Video game news site TechRaptor says it sees a “bright future” for the gaming industry after speaking with two Interactive Media and Game Development students and IMGD Director Associate Professor Gillian Smith.
WBUR's Radio Boston spoke with Professor Jennifer deWinter about a ban on arcade games in Marshfield that lasted from 1982 to 2014 for its “Hidden History” series. Professor deWinter talked about the history of video and arcade games, the concerns that drove the ban, and how similar sentiments are being manifested today.
Professor Jennifer deWinter spoke with the restaurant industry trade magazine Nation’s Restaurant News about how restaurants – from fast food to fine dining – might adapt metaverse technologies to creatively interact with customers.
NPR’s Marketplace spoke with Gillian Smith, Associate Professor and Director of IMGD, about the unionization efforts at Activision Blizzard – the video game company behind titles including Call of Duty, Guitar Hero, and World of Warcraft. It’s the first time a union has been formed at a major video game studio. Smith talked about what she has heard about the working conditions at some similar companies. The story was featured on NPR’s national broadcast, as well as approximately 50 local stations around the country.
CBS affiliate WAGM (Maine) highlighted WPI’s Interactive Media and Game Development (IMGD) program, noting it is one of the earliest gaming programs in the nation, as part of a segment on a local teenager who was accepted at WPI, his self-proclaimed dream school (5:39:42 mark)! The report also noted high marks the Princeton Review has given WPI’s IMGD in past rankings. Meanwhile, WPI was the only school Daniel Brower applied to. “I was freaking out all day because acceptance letters were coming out at 5 p.m. online,” Brower said. “I opened it. I was like, ‘yes!’” In fact, he said he is following in the footsteps of his great-grandfather, who was also accepted at WPI but never attended due to his serving in the military during World War II.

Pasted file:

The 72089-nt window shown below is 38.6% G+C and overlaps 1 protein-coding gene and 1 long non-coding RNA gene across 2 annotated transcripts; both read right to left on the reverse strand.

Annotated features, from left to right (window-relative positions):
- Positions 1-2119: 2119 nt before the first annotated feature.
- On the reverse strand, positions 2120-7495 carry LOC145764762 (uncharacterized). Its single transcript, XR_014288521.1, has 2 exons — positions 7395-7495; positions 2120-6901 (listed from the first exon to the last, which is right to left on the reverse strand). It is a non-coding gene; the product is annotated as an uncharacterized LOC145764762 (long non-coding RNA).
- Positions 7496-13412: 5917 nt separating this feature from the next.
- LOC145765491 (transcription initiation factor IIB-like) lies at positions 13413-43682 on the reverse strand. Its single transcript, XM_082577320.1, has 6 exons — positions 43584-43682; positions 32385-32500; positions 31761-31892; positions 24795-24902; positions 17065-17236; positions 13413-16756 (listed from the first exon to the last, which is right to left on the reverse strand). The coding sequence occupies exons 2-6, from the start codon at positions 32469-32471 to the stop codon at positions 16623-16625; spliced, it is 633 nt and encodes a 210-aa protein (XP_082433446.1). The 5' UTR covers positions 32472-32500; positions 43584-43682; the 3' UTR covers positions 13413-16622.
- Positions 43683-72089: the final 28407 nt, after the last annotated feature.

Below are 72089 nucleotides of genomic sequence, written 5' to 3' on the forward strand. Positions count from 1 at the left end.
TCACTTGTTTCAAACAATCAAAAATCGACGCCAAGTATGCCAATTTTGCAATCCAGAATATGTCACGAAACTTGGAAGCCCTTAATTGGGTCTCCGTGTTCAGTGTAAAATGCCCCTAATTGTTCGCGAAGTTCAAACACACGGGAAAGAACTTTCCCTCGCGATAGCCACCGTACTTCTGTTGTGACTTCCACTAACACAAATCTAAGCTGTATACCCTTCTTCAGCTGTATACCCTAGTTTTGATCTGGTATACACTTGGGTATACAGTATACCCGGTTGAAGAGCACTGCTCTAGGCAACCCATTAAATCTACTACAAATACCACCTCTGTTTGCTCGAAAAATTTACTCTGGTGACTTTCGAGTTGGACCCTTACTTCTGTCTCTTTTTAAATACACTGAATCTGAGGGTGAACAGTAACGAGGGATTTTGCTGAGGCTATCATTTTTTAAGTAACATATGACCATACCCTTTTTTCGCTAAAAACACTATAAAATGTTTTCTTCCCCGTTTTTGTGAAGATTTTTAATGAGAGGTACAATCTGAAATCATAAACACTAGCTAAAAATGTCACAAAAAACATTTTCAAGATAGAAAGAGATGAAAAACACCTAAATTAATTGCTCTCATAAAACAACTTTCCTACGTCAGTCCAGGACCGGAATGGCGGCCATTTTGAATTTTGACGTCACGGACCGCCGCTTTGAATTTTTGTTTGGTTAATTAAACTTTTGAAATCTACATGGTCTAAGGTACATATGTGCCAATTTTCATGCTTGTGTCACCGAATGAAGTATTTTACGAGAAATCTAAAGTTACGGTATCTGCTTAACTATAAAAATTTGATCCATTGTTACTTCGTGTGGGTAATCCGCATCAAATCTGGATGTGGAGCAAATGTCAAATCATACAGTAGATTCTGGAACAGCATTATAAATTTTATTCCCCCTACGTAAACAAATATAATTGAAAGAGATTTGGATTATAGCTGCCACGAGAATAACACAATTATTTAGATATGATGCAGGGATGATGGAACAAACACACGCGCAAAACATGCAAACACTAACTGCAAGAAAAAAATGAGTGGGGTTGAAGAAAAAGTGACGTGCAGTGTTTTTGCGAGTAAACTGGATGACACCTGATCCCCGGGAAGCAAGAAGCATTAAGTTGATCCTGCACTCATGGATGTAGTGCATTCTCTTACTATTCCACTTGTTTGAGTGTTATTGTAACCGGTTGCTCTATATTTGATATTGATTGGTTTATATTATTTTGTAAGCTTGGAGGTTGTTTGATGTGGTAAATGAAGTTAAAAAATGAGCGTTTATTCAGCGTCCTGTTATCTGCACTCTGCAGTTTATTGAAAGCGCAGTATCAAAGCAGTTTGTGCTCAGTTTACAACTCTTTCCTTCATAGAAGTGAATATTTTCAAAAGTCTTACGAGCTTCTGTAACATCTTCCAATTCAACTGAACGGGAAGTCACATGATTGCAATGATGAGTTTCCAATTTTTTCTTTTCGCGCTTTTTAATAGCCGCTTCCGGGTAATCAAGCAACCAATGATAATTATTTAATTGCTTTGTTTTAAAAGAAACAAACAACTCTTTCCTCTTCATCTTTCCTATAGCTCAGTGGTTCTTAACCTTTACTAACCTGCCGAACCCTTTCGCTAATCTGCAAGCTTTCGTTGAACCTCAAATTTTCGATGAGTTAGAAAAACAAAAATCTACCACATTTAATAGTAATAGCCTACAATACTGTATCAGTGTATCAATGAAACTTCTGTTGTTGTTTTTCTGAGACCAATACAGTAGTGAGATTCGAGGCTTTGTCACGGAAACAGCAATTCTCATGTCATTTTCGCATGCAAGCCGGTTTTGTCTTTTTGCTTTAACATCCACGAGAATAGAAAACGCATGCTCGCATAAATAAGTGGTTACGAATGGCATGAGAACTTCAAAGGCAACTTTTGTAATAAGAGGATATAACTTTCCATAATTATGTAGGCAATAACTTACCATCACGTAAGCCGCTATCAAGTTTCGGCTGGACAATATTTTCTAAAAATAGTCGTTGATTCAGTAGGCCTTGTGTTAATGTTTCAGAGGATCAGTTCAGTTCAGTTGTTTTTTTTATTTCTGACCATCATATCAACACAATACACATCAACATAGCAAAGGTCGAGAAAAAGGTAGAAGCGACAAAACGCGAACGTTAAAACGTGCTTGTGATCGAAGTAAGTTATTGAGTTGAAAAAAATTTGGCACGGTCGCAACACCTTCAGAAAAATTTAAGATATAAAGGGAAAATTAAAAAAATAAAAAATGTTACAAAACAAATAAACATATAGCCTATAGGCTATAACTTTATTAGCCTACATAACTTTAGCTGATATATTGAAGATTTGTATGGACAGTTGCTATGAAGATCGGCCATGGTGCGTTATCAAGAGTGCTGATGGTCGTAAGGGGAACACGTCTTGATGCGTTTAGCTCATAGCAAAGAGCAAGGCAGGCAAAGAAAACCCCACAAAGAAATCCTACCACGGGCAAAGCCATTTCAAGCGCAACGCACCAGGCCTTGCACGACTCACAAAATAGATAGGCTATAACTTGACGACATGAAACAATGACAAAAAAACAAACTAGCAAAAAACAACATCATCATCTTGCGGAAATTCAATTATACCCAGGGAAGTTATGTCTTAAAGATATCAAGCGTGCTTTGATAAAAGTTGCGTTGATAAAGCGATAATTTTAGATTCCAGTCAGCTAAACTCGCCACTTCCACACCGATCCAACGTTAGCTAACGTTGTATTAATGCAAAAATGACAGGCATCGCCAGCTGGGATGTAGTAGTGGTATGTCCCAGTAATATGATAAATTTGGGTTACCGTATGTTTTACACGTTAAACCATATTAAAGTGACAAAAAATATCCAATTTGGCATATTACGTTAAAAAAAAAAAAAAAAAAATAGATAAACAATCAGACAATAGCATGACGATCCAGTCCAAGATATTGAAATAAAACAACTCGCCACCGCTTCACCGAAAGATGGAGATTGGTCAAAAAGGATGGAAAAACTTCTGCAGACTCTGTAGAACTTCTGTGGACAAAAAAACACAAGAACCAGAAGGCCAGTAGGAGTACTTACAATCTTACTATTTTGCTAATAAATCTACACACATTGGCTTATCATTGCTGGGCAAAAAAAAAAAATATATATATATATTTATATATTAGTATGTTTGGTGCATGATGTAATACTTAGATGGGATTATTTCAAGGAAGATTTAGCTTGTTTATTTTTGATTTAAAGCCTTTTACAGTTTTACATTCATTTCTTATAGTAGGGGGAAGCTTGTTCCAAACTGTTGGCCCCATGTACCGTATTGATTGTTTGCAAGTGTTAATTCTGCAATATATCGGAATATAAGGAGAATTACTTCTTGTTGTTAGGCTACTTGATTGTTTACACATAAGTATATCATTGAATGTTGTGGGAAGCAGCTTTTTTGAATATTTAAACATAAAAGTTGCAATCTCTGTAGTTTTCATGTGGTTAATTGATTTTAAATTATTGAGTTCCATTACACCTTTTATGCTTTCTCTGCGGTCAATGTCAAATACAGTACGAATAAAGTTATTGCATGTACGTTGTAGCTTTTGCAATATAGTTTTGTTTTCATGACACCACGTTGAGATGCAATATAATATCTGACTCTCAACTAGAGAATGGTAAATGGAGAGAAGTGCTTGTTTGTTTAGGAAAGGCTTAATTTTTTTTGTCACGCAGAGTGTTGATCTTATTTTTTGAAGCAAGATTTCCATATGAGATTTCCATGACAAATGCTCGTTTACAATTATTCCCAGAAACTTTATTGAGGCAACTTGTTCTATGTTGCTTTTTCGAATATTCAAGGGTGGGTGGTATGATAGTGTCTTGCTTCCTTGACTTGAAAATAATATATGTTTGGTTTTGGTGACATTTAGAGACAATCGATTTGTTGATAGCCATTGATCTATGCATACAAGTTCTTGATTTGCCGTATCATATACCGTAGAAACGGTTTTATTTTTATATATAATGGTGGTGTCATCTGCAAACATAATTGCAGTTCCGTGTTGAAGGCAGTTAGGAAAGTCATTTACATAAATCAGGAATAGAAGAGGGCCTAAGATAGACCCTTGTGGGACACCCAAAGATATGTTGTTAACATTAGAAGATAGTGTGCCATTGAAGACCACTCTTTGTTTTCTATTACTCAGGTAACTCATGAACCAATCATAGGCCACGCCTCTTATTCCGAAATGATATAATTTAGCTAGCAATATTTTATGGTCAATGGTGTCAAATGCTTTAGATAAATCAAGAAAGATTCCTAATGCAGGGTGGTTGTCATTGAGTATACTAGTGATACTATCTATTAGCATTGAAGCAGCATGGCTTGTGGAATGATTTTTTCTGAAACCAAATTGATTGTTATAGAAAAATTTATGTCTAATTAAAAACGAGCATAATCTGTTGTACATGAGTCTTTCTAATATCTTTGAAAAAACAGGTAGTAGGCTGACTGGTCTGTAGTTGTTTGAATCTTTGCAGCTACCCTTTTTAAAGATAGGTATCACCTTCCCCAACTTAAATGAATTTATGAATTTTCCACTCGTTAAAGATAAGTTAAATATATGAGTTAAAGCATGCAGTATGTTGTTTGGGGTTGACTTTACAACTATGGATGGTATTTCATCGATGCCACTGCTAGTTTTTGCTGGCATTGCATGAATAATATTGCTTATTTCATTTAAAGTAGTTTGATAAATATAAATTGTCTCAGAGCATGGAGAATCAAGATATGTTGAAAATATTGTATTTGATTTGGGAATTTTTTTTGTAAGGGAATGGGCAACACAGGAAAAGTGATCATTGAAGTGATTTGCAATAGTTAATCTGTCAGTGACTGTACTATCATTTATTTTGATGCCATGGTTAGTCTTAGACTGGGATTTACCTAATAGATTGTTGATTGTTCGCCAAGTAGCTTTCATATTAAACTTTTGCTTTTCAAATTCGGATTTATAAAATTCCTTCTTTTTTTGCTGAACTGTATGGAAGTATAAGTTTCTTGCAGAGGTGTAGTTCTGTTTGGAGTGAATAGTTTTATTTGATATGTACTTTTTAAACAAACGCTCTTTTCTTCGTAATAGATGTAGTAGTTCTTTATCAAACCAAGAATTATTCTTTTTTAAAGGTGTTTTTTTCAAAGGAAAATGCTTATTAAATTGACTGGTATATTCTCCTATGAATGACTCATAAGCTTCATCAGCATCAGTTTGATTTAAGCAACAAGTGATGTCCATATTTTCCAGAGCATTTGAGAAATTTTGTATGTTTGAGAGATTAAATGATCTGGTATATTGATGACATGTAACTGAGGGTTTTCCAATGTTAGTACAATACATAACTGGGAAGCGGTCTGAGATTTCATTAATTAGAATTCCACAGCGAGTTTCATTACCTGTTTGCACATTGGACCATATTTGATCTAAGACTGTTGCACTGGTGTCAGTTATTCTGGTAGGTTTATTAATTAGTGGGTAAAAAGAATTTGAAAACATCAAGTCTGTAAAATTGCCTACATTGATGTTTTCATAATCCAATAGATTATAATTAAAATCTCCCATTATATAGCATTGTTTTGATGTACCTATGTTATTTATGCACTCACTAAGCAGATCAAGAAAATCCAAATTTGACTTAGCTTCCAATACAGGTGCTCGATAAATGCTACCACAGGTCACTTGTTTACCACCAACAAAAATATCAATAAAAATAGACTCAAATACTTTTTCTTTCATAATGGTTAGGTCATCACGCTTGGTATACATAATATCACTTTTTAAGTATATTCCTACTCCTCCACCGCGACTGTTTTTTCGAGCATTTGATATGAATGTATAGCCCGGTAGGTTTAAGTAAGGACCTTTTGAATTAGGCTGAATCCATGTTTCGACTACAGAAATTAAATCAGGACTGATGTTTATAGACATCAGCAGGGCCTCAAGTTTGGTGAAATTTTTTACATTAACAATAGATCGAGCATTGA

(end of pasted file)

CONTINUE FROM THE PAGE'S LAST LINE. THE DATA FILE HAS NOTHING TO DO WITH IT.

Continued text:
WPI is noted throughout the article, “Worcester’s colleges have fostered a startup ecosystem to help students become business owners.” The decision by the Massachusetts Digital Games Institute to move to WPI reflects the university’s “world-renowned video game development programs,” the article stated. It also noted how the Worcester Regional Chamber of Commerce partners with “WPI’s Venture Forum and the business incubator and coworking space WorcLab to run an annual program known as StartUp Worcester to help young entrepreneurs get their businesses off the ground.”
Numerous media outlets reported on the Massachusetts Digital Games Institute (MassDigi), the award-winning center for academic cooperation, entrepreneurship, and economic development across the Massachusetts video games ecosystem, moving to WPI this summer.
WBUR mentioned Associate Professor of Interactive Media and Game Development and Humanities & Arts Joshua Rosenstock's Fermentophone exhibit at the Harvard Museum of Natural History as one of the 5 Things To Do This Weekend.
In an article by Fast Company, Jennifer deWinter, associate professor of rhetoric and director of IMGD, comments on how, during the history and development of video games, companies targeted white, adolescent teenaged boys as their prime consumer group.
The Wall Street Journal a letter to the editor by Interactive Media and Game Development professor Jennifer deWinter, written in response to an article about how movies based on Nintendo characters, particularly those focused on Super Mario Bros., have fared in the past.
The Telegram & Gazette profiled IMGD Professor Lee Sheldon’s unique approach to teaching in the article. Sheldon runs this class as a game, rather than a traditional lecture. Aside from teaching students how to craft their own game characters and character narratives, they also develop skills that are translatable to real world skills, such as public speaking, resume writing, and decision making.
Brian Moriarty, IMGD professor of practice in game design, is quoted in this The New Yorker article. “The line between what is a movie and what is real is going to be difficult to pinpoint,” Moriarty said. “The defining art form of the twenty-first century has not been named yet, but it is something like this.”